Room 25 became a teal blue rowboat named ‘Hospice’. Donna was gently moved to the bed handed her teddy bear Ruggle’s. They both kept each other safe. As she reclined in the bed looking at the drabness surrounding her Donna was preparing to be pushed from the dark wet sands on shore onto a calm lake at sunset. How long would the wake of the rowboat remain?
Before the voice mail they would drive to Maine sitting in a connected silence like starlings on a telephone line allowing the air from open windows to lift them into flight. In hospice they sat in silence again. Even without the wind they rose and sored high above the teal rowboat.
The afternoon’s sunlight filtered in between the six or seven floors above. Over time the windowsill became alter of flowers, cards, and stuffed animals brought by friends knowing she would never see them. Those totems stood faceless and emotionless. Reminders that even they wanted no part of this.
“Donna I bought “McDuff Saves the Day” You want me to read it to you?”
I opened the book and began to read. It was one we found in Portland, Maine a year ago. Nina looked like McDuff. Donna was so happy to have that book.
“It was the Fourth of July. Lucy and Fred took McDuff and the baby for a picnic at Lake Ocarina. McDuff rode in the backseat next to the baby, which he did not like, but with the fried chicken, which he did like.”
“McDuff switched to the front seat, where he could see everything which he liked.”
I think she heard me read to her. In the opium dreams of the dying she saw Nina running on the sandy beach and smiled.
For each of the 21 days in hospice his heart broke witnessing the horizon of death rushing toward her. Death never slowed in its approach. Death never lost its breath. Death was never rushed. It was the vista in the windshield.
Is sharing a death is the ultimate act of love? It’s a ballet perfectly choreographed with plies, pirouettes, and arabesques. Silently staged for no one other than them. The hospice Sherpa’s lifted my caregiving restored our loved ones status.
Sunday evening I was finishing up walking and feeding Nina when the phone rang.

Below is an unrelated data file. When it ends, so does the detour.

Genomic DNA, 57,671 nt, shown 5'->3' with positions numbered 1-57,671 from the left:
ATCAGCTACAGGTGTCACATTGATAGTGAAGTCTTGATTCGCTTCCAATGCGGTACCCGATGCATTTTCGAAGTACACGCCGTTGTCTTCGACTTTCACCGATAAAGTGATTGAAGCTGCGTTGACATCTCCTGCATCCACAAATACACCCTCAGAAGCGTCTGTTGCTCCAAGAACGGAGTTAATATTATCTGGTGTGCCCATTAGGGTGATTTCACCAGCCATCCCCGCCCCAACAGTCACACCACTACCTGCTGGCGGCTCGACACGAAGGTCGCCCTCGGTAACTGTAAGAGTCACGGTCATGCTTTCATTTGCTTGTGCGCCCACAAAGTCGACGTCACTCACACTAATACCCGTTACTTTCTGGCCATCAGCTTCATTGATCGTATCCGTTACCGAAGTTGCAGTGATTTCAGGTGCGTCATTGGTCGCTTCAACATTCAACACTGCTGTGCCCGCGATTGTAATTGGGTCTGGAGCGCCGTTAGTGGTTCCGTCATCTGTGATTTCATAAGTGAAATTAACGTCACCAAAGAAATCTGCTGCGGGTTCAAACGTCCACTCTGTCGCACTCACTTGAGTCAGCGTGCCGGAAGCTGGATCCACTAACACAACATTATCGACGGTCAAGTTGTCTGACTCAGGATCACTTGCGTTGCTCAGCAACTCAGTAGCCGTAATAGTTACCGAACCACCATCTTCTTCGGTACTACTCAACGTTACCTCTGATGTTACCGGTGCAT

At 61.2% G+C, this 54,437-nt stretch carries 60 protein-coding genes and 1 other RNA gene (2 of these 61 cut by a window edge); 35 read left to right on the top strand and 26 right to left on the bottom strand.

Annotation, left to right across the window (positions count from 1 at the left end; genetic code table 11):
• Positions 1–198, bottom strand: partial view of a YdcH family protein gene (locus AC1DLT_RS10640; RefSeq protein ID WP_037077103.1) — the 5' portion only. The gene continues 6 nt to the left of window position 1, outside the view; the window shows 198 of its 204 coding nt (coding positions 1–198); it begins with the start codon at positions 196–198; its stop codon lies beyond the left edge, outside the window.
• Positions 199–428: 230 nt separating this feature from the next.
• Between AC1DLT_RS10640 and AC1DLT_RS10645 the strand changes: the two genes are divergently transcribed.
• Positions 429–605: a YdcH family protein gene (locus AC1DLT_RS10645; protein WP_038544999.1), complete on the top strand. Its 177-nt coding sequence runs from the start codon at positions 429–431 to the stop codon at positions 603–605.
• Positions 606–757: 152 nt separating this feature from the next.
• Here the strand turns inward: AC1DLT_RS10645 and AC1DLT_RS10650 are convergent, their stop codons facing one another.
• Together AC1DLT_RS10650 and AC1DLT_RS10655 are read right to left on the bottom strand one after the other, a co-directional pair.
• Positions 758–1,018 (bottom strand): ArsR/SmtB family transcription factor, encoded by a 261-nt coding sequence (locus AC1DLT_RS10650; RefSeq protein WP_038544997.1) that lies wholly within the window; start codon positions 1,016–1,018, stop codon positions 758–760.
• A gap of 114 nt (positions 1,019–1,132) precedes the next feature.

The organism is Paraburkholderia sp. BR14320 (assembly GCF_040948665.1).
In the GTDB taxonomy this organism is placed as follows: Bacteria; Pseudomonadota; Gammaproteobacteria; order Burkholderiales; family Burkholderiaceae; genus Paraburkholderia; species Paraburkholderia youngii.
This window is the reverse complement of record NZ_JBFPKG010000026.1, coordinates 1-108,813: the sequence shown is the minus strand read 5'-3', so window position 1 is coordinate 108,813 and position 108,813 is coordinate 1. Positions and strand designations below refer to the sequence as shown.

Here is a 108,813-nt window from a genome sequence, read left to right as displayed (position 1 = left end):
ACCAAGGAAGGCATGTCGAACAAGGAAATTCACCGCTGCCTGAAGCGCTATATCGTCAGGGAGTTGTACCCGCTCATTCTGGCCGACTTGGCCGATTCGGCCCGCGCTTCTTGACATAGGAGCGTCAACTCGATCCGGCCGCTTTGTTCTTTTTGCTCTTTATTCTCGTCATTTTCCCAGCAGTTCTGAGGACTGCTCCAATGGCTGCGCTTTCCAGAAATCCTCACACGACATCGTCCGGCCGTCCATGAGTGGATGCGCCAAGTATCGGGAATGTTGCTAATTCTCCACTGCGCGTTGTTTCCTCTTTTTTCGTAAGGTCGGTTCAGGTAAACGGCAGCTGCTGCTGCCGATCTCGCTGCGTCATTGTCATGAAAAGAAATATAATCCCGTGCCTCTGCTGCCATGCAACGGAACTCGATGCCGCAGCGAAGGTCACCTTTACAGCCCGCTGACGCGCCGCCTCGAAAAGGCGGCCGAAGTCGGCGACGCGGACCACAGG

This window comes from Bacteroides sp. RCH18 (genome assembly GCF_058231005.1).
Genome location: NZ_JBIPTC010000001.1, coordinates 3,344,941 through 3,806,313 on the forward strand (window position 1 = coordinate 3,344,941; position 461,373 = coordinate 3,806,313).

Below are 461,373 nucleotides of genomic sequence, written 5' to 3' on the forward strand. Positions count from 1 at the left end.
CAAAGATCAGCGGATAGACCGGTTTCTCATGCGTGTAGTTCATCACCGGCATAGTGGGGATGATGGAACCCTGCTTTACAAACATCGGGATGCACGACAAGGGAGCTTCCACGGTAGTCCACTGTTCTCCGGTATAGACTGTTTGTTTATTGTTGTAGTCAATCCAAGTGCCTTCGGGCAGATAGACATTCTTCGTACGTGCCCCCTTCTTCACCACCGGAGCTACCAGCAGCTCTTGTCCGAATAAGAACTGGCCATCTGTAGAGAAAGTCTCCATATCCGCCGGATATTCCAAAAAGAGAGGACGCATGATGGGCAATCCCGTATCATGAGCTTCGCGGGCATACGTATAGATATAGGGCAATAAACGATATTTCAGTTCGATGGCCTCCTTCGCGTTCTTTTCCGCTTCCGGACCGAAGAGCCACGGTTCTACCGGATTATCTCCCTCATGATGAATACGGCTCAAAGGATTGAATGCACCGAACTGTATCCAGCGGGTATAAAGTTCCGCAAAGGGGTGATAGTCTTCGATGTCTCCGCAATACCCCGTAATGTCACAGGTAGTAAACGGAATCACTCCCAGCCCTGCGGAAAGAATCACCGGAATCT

“Come back to the hospital right away. Her breathing is agonal.”
I jumped in a cab told the driver where to go and how. A wrong turn and a one-way street forced me to jumped out and race down the pavement through the hospital up a crowded elevator that stopped on every floor to room 25.
Her eyes were closed to the soft evening light filtering into the room. I walked to a neatly made bed with the blanket pulled up to her chest and kissed her. The nurse came in and said, “She passed away five minutes ago.”
An attending and a resident came to pronounce the time of death. They brought extreme understanding, kindness, and empathy. I tried to comfort them because I needed to be comforted. I failed as did in keeping her alive.
The sun was setting as I sat alone in a park next to the hospital facing west calling family and friends. The orange sunset over New Jersey peeked though the valleys between buildings. I recognized, for the first time in 21 days, that two blocks away we married 28 years earlier. The Rabbi noted, “Marriage is one life event we do together. We are born alone. We die alone.”
Donna died alone while I was running to be by her side.
Brightly colored ribbons of our life were loosened, paper wrapping was neatly unfolded and boxes opened revealing memories as a loved one and one who loved.
Donna’s death and my memories are the gifts we’ve given each other.
*”What Sarah Said” By Death Cab For Cutie